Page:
Getting through the past couple of years has been tough for many people. You may have felt at the mercy of events, unable to control your life and work, let alone flourish. Maybe you were forced to abruptly halt so many of the things we all rely on to stay fit, healthy and motivated. 

Going forward – as we emerge hopefully into more promising times, quite naturally, we all want to feel better. But, rather than leaving it to chance, it’s time to actively participate in life in ways that will enable you to flourish. It’s not about just getting back to normal; take a few purposeful steps and you’ll give yourself a launchpad to a new you and much better times.

This post explains a set of proven habits that can help you to flourish. It’s not just the pandemic, any time you have been through a hard time, taking steps to put you back on track to flourish will be beneficial.

What does it mean to flourish?

Flourishing refers to a person’s overall sense of wellbeing. When you flourish, you don’t just exist, you thrive. It includes physical, mental and emotional health, for sure, but to flourish – in this context – has a wider meaning. 

Wellbeing is intimately linked to how we feel we are doing in life. It is subjective, related to belief and experience, rather than conforming to some objective, measurable criteria. So, for example, you can feel well even if you are suffering from an illness, or you can be satisfied with your life, even amid turmoil and challenging conditions (both of these have been confirmed by studies).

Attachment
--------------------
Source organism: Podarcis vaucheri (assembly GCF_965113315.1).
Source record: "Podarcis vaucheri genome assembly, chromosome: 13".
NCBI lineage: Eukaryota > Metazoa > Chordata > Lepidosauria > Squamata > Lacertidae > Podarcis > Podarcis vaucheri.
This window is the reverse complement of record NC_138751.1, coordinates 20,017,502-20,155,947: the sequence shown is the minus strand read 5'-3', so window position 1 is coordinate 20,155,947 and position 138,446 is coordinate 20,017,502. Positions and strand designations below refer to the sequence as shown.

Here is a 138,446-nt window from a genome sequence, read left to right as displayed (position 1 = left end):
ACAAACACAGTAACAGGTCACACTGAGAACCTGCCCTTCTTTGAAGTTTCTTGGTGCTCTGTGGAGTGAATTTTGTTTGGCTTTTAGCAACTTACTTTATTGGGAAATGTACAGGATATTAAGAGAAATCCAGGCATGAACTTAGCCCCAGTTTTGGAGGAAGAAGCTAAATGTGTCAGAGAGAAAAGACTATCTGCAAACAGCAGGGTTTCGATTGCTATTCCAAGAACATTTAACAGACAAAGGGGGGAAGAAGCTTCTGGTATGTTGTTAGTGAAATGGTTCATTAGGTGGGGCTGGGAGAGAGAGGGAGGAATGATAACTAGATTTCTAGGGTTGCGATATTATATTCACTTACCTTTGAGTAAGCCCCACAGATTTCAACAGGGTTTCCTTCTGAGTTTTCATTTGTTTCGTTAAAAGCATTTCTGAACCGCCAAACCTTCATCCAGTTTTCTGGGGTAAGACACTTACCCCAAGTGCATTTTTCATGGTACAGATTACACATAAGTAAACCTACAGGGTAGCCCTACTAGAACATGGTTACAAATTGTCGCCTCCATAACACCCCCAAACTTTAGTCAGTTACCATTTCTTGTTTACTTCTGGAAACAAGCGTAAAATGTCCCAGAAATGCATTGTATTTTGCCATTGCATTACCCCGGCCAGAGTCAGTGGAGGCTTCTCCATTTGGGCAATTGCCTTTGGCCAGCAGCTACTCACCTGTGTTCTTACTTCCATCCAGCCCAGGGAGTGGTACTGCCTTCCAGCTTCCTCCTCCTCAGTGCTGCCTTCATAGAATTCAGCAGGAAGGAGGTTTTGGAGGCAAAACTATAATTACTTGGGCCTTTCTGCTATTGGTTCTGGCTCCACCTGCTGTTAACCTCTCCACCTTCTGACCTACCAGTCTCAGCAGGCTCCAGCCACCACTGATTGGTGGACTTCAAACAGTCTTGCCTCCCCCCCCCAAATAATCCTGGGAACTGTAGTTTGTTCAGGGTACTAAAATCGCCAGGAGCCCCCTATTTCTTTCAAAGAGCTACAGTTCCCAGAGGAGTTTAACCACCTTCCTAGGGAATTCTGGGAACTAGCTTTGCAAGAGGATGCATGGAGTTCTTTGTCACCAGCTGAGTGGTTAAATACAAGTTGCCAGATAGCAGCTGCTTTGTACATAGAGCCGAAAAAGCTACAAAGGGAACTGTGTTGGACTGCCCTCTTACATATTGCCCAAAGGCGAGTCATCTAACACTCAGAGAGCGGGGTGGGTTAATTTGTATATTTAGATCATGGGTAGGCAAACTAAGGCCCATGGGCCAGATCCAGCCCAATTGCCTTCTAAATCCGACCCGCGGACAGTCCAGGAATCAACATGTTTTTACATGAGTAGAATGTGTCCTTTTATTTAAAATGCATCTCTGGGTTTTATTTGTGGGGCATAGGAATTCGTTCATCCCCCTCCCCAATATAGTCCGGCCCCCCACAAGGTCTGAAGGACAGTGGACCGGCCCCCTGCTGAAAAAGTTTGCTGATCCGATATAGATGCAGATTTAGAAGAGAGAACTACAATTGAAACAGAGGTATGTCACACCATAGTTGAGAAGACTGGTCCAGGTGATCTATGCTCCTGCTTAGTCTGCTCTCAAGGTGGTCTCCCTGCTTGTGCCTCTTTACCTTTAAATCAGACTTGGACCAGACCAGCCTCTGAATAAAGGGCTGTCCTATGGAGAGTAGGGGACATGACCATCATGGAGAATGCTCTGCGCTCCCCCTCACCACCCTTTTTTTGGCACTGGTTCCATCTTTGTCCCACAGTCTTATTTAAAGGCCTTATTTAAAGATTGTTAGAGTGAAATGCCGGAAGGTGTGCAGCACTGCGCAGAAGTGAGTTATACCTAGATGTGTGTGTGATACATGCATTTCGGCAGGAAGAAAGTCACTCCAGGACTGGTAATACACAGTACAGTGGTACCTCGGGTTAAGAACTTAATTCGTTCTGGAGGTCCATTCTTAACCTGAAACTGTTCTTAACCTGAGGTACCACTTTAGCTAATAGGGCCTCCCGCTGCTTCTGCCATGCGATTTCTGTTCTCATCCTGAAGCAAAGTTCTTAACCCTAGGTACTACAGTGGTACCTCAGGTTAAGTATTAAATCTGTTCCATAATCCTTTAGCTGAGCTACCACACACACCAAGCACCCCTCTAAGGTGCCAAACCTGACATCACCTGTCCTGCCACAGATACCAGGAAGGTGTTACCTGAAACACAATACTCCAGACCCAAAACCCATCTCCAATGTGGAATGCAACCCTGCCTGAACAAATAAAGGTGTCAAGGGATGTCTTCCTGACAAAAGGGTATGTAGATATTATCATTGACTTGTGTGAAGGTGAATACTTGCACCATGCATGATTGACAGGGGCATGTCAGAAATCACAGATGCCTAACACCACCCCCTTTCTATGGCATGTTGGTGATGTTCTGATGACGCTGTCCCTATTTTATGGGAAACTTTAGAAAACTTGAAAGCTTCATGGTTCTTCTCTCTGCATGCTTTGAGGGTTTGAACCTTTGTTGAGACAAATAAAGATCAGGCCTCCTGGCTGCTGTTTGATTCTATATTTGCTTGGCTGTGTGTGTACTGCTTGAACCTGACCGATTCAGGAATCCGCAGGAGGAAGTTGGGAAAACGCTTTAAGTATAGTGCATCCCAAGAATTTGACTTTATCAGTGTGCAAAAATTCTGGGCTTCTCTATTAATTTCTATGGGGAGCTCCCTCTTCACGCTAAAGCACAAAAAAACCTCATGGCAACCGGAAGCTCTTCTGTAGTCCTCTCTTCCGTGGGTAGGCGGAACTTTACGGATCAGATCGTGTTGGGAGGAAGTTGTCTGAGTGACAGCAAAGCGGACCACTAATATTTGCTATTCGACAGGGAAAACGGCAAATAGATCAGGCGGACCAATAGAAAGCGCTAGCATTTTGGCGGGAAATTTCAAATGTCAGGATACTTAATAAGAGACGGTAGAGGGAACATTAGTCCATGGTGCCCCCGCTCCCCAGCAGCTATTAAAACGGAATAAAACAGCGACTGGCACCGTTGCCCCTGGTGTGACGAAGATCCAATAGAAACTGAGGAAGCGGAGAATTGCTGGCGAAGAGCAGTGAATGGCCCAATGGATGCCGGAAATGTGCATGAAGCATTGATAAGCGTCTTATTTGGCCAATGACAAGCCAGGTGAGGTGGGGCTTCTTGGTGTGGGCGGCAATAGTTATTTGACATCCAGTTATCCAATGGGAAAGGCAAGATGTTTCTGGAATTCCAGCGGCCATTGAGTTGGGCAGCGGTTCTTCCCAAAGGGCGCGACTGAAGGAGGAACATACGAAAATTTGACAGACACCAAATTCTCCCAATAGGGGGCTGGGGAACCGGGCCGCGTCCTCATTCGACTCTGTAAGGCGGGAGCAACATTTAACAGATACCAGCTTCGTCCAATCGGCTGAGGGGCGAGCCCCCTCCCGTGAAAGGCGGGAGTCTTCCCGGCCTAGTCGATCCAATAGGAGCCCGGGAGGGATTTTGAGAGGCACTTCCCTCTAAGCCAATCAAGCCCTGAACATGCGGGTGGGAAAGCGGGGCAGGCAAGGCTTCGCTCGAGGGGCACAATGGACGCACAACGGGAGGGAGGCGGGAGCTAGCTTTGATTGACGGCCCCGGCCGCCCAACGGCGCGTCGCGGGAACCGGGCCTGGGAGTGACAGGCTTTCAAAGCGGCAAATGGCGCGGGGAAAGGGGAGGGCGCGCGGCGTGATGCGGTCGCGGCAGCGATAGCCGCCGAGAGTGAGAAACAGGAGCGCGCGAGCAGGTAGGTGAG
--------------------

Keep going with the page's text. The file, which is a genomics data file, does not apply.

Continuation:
Flourishing is multi-faceted; as well as the obvious health-related aspects, it is also crucial to consider how well you are doing in the various areas that you count as important in your life. These might include, for example, how satisfied you are, personal development, whether you feel supported and appreciated, and any material benefits or achievements. 

A gentle approach

There’s a popular misconception that confuses flourishing with excelling. You don’t have to come top of the class or achieve outstanding success, to flourish. As long as you sense that you are doing well, that you have what you need to feel content, and that your reasonable expectations are being met, you’ll flourish.

In a world that seems to be obsessed with goals and outcomes, it can be refreshing to understand that flourishing doesn’t rely on competing and achieving. You can take a gentler approach. You don’t need to focus on distant horizons, you simply need to appreciate and nurture what you have, day by day.

The right attitude

So while you don’t have to scale impossible heights nor set yourself overly ambitious goals, you must be prepared to tidy up a few habits and adopt the principles described below. This is a deliberate and purposeful exercise in which you say to yourself “I don’t want to be just OK, I want to flourish and grow.”

Here are the steps to take

It starts with intent. Every gardener knows that you must attend to the soil and environment for your plants to thrive, so a little preparation is necessary to help a person to flourish:

1) Clear away toxic habits

Toxic habits can prevent you from thriving. They may seem to bring short term gain, but the real cost is long term pain. Habits like drinking and smoking, hanging out with the wrong people, too little exercise, a rubbish diet, unresolved conflict… These can act like dead weight in your life. They may not prevent you from succeeding, but they certainly make it harder. 

Deep down, you know if you have any toxic habits that need clearing away, so plan to prepare the ground, one step at a time, and be committed in your intent to flourish. 

2) Decide “I can”